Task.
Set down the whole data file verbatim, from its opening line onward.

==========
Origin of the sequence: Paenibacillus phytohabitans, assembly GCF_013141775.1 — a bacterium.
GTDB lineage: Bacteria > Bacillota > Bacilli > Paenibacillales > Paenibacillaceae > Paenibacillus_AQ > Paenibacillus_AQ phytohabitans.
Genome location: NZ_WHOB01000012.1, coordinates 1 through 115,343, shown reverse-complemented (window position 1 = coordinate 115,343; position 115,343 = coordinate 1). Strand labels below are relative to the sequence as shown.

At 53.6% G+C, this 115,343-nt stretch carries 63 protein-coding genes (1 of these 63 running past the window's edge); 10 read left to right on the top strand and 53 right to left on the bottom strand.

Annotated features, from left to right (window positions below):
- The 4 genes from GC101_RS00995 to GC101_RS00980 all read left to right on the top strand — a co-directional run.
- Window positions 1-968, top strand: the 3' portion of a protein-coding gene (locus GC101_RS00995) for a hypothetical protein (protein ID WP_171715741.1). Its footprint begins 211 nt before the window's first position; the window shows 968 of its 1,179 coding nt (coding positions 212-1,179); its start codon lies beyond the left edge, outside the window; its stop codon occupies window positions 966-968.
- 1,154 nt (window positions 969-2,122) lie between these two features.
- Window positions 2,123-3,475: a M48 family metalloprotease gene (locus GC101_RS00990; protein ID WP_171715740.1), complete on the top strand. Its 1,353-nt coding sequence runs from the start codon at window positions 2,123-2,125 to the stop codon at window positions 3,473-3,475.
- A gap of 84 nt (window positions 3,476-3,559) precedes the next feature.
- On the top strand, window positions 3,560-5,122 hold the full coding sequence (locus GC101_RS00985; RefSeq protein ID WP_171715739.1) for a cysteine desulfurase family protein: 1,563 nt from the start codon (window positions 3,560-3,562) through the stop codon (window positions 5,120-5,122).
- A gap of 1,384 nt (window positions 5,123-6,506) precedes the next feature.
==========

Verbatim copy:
Origin of the sequence: Paenibacillus phytohabitans, assembly GCF_013141775.1 — a bacterium.
GTDB lineage: Bacteria > Bacillota > Bacilli > Paenibacillales > Paenibacillaceae > Paenibacillus_AQ > Paenibacillus_AQ phytohabitans.
Genome location: NZ_WHOB01000012.1, coordinates 1 through 115,343, shown reverse-complemented (window position 1 = coordinate 115,343; position 115,343 = coordinate 1). Strand labels below are relative to the sequence as shown.

At 53.6% G+C, this 115,343-nt stretch carries 63 protein-coding genes (1 of these 63 running past the window's edge); 10 read left to right on the top strand and 53 right to left on the bottom strand.

Annotated features, from left to right (window positions below):
- The 4 genes from GC101_RS00995 to GC101_RS00980 all read left to right on the top strand — a co-directional run.
- Window positions 1-968, top strand: the 3' portion of a protein-coding gene (locus GC101_RS00995) for a hypothetical protein (protein ID WP_171715741.1). Its footprint begins 211 nt before the window's first position; the window shows 968 of its 1,179 coding nt (coding positions 212-1,179); its start codon lies beyond the left edge, outside the window; its stop codon occupies window positions 966-968.
- 1,154 nt (window positions 969-2,122) lie between these two features.
- Window positions 2,123-3,475: a M48 family metalloprotease gene (locus GC101_RS00990; protein ID WP_171715740.1), complete on the top strand. Its 1,353-nt coding sequence runs from the start codon at window positions 2,123-2,125 to the stop codon at window positions 3,473-3,475.
- A gap of 84 nt (window positions 3,476-3,559) precedes the next feature.
- On the top strand, window positions 3,560-5,122 hold the full coding sequence (locus GC101_RS00985; RefSeq protein ID WP_171715739.1) for a cysteine desulfurase family protein: 1,563 nt from the start codon (window positions 3,560-3,562) through the stop codon (window positions 5,120-5,122).
- A gap of 1,384 nt (window positions 5,123-6,506) precedes the next feature.